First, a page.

Accountability is another aspect of knowing and being known. When group members are accountable to each other, they give each other permission to come alongside them and speak into their lives. In fact, when group members truly value accountability, they may share items that allow other group members to help them identify a course correction that ultimately may keep them from sin. One person's blind spot may be illuminated by another in the group.

Some leaders employ something like an accountability covenant to encourage their groups to move toward greater authenticity and accountability. But leaders must be patient. While they seek to encourage authenticity and accountability, they must also let those important traits develop naturally as the group comes to value and trust one another over time.

Our group had been together for several years and had shared many experiences and deep prayer times. Our relationships began with a shared mission—to pray for the persecuted church—and continued into our personal lives. As a prayer team, we focused most of our time on the task. Deep relationships were a natural byproduct of shared vision and commitment. As our trust grew, so did our authenticity and accountability, which are the prerequisites for confession.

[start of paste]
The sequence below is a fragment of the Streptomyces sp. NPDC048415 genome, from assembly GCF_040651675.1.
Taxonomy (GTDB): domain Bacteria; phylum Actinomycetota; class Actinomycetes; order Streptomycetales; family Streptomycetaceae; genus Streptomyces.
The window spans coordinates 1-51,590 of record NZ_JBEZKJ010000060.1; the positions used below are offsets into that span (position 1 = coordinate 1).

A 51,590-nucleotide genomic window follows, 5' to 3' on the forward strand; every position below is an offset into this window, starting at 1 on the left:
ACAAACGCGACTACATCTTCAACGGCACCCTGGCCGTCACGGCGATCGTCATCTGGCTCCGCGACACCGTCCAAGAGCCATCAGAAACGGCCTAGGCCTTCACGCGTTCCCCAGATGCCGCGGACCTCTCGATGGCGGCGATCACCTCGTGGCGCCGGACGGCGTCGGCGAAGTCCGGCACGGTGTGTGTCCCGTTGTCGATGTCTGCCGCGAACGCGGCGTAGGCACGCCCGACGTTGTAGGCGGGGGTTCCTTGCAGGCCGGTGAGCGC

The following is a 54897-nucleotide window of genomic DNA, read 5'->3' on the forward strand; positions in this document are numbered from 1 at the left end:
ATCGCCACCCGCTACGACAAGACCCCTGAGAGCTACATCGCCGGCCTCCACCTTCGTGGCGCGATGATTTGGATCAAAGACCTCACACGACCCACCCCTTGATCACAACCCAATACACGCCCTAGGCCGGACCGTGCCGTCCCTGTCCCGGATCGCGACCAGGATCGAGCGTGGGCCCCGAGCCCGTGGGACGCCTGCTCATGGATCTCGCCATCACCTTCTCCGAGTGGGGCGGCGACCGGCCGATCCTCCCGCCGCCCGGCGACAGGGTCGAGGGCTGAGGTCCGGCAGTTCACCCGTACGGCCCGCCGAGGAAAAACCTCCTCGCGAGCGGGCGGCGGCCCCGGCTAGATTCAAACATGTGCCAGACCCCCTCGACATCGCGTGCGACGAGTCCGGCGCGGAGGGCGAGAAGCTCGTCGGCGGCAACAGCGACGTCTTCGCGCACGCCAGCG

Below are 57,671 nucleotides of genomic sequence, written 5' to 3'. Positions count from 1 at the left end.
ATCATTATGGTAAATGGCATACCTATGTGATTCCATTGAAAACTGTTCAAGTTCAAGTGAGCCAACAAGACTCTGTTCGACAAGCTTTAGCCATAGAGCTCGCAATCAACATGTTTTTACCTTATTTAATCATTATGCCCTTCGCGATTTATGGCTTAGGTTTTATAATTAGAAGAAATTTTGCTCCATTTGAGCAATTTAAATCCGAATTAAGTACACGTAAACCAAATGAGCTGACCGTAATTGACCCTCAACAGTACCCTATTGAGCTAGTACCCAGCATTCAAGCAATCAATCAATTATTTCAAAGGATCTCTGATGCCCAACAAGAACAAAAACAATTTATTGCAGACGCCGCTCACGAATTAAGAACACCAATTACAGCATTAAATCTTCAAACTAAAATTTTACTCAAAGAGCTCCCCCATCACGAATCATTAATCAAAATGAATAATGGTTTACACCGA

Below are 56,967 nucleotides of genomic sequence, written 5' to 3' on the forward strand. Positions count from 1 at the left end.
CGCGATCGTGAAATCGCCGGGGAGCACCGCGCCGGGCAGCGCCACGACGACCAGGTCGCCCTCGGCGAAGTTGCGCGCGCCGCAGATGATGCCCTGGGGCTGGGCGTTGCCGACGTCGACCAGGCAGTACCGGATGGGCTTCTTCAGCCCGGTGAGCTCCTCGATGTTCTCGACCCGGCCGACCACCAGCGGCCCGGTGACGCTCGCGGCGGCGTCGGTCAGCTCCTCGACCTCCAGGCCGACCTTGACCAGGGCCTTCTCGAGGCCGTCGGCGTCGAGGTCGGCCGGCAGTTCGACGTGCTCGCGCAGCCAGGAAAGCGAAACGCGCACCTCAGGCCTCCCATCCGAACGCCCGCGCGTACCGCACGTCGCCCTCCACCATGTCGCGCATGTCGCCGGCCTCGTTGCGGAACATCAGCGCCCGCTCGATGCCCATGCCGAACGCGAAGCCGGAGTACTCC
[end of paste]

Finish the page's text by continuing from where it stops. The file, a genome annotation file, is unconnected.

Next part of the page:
Buy In

Confession isn't easy, whether it's done personally or corporately. As a result, your group members must see the value of shared confession if they are to follow you down this path. Individual group members may regularly confess their sins to God, but may not see the value in repeating that process in the group setting. As the leader, you need to show the value. Start by determining what your group members currently believe and practice regarding confession.